Contextual research for ‘Comfort’.
I chose these designers because of their beautiful style of furniture and their core fundamental principles.
Karim Rashid can be considered one of the biggest and most influential names in furniture design today. Rashid is well known mostly as a designer of edgy yet beautiful furniture, producing independently or for design powerhouses such as Martela, Vondom and Bonaldo. Sometimes referred to as the “Master of plastic fantastic” (Starr, 2019) he invokes various styles from geometric to bubbly, practical to fantastical and monochromatic to vibrantly colourful pieces that instantly transform any office, bedroom or lounge space into the epitome of fashionable 21st century style. As well as furniture, Rashid has strong footholds throughout the art world and has designed luxury goods for Christofle, Veuve Clicquot, and Alessi and other things such as: lighting, high tech products, surface design, brand identity and even packaging.
Rashid regularly lectures at universities and conferences where he purports the importance of design in everyday life. Believing that design should be more accessible and that “For the longest time, design only existed for the elite and for a small insular culture. I have worked hard for the last 20 years trying to make design a public subject.” (Rashid, 2013). Rashid has documented his work over that 20 year period in his latest monograph, XX (Design Media Publishing, 2015). Rashid is “determined to creatively touch every aspect of our physical and virtual landscape.” (Starr, 2019) and it is quite evident that he has done exactly that.
One of Rashid’s works named the Koop chair, is very similar to the chair I am designing as part of this module and was designed to be one of his comfiest yet. He decided to experiment more with the egg shape as opposed to my more raindrop shaped chair, however they both have similar shaped back rests and a similar overall concept. His rationale is that the shape is “not submissive to slumping spinal columns” (Rashid, 2013). I found it amusing when I came across his quote; “I wanted the Koop chair to create an organic womb-like space.” (Rashid, 2013), not because of some infantile toilet humour but because I also had this in mind when designing my chair. I even featured the imagery of embryos and pregnant women as part of my mood board. Rashid and I, along with comfort, relate these things with serenity, privacy, purity and peace. His ribbed cushioning and solid shell with bright tones splashed over them, make this an attention-grabbing chair that invites you to want to sit in it.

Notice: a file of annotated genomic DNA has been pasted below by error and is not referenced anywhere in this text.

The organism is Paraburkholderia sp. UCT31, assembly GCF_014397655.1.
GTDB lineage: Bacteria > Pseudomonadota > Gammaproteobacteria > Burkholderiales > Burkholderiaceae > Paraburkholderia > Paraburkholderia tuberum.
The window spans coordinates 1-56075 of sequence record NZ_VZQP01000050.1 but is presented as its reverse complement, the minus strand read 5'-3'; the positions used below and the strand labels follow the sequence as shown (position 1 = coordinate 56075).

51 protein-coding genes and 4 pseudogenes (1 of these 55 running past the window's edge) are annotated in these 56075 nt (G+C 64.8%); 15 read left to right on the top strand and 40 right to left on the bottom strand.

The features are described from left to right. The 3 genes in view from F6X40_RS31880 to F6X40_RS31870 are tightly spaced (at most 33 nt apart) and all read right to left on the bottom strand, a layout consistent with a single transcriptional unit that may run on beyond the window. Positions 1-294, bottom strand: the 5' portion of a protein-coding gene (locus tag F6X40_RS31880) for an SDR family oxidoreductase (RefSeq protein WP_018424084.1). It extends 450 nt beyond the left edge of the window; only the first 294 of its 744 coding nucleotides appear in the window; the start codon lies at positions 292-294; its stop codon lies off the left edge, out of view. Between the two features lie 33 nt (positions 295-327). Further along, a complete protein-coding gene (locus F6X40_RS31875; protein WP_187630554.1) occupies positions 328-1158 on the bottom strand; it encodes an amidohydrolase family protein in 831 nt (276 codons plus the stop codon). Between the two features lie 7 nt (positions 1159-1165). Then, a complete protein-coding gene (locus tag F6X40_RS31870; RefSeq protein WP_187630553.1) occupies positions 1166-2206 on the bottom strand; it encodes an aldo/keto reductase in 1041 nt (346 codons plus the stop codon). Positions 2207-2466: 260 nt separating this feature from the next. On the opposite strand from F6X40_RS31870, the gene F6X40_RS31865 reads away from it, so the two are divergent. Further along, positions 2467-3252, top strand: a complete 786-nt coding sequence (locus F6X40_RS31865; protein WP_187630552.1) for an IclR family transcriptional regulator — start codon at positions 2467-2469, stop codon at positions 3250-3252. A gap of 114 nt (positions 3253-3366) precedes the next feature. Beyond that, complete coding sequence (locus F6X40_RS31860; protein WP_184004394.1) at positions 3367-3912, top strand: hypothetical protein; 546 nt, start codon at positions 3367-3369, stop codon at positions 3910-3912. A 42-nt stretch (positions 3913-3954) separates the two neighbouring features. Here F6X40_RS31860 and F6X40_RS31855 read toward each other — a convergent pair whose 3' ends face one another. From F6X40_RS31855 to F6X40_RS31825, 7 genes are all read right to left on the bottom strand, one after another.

Charles and Ray Eames
Charles and Ray Eames met whilst Ray was assisting Charles and Eero Saarinen at the Museum of Modern Art’s ‘Organic Furniture competition’ where they won the two first prizes by molding plywood int complex curves which was a relatively new technique at the time. This led tho them being recruited by the American Army to design splints, stretchers and experimental glider shells. They designed a molded plywood furniture set in 1946 that was produced by Evans Products however production has now been taken over by Herman Miller Inc. The furniture set featured a molded plywood chair that was called “‘the chair of the century’ by influential architectural critic Esther McCoy.” (Eames, 2021).
By far the most impressive thing the Eames’s ever produced, in 1949, was their own home in California. This was part of a program sponsored ‘Arts and Architecture’ magazine, which tasked designers and architects with producing an entire home that would serve as a beacon of practical and affordable, yet highly stylish inspiration for post war American housing design. The winners’ houses, would be left on display for other designers, architects and building developers to refer to and take inspiration from. Charles and Ray’s innovative design and use of materials made the house an architects mecca and it is considered one of the most important post-war residences anywhere in the world.
They are perhaps best known however, for their chairs. The highly popular ‘Eames chair’ and ‘Eames lounge chair’ are equally as legendary in the furniture world as their house is in the building design world. ‘The Eames chair’ could at one time be seen everywhere, serving as a lounge, kitchen or office chair because of its highly versatile design and multitude of styles available with interchangeable legs and optional armrests. It is also available in a variety of bright poppy colours or sleek monochromatic and industrial colours. ‘The Eames Lounge chair’, is exactly what it sounds like, a lounge chair. Even though this was designed in 1956, you would easily believe that it was designed last week and it would have no problem competing with contemporary designs. It has a bold and iconic shell, with a soft interior that ‘fits [oneself] like a glove’. This chair is iconic and will stand the test of time for decades to come.
The Eames chair:
The Eames Lounge Chair: